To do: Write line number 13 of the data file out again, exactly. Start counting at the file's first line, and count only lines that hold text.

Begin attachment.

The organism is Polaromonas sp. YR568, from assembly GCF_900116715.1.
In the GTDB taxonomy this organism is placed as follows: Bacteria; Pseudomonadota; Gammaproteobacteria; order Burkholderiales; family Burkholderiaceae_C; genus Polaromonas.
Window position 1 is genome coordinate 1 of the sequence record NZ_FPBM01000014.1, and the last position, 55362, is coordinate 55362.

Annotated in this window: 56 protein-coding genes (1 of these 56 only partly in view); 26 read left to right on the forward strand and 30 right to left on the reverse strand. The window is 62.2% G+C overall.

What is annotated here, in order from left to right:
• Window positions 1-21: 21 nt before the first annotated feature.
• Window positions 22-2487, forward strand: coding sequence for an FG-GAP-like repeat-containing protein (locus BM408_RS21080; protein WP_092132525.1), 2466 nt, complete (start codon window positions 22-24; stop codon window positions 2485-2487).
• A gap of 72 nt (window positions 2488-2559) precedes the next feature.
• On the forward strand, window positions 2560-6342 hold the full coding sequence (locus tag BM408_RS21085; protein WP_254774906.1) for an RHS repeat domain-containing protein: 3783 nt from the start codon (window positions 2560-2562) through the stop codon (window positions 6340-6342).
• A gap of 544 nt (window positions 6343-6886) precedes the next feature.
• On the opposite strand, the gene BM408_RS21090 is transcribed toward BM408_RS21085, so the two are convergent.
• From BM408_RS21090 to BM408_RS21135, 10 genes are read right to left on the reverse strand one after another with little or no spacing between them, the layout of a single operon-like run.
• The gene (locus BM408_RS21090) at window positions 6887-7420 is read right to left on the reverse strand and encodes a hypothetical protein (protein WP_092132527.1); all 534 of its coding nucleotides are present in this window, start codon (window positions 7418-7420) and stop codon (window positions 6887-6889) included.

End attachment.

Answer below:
• The gene (locus BM408_RS21090) at window positions 6887-7420 is read right to left on the reverse strand and encodes a hypothetical protein (protein WP_092132527.1); all 534 of its coding nucleotides are present in this window, start codon (window positions 7418-7420) and stop codon (window positions 6887-6889) included.